Aaron and I
have been sleeping
                or trying to in separate

twin beds
                in his childhood room
for months       We hide

                                        wine red
and white between my bed
         and the wall       Hama-san

does not like us drinking
                                   We wake up
before six to hear

                                the last rattles
of her breath
                     Great egrets squawk

on their way
                         from the treetops
to the drying creek       Soon

                   there will be nothing
in Hama-san’s bed
         but the eighty-pound shell

of her body
                                  Before noon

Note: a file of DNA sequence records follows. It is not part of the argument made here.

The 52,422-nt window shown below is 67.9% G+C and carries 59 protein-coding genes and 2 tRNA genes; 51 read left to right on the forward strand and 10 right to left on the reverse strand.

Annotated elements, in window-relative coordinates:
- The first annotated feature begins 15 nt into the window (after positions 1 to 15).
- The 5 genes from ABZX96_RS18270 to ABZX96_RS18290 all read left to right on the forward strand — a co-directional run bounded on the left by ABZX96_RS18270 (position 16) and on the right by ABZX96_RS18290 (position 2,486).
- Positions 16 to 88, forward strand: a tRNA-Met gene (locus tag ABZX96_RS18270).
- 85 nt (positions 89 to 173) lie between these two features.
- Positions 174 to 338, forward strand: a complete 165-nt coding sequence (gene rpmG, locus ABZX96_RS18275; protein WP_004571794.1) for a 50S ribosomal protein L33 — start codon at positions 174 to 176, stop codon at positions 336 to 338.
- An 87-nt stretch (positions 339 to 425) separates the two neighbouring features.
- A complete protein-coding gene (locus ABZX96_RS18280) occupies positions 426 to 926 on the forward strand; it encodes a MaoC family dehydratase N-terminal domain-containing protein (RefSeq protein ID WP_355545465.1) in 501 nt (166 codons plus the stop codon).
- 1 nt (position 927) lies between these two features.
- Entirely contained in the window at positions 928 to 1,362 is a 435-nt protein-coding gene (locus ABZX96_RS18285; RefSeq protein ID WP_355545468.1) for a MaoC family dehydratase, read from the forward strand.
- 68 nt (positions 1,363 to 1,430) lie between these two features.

the hospice nurse

                                      will bathe
comb and dress her      
                              Mortuary men

will place her
                         in a zippered bag
Tonight we will not
            help her to the bathroom
The lumps on her torso
                                   will not itch

Luisa Caycedo-Kimura is a Colombian-born writer, translator, and educator. Her honors include a John K. Walsh Residency Fellowship at the Anderson Center, an Adrienne Reiner Hochstadt Fellowship at Ragdale, and a Robert Pinsky Global Fellowship in Poetry. Her work has also been nominated for The Pushcart Prize. Luisa’s poems appear or are forthcoming in the Cincinnati Review, Sunken Garden Poetry 1992-2011, RHINO, Diode Poetry Journal, Mid-American Review, Nashville Review, the Night Heron Barks, and elsewhere.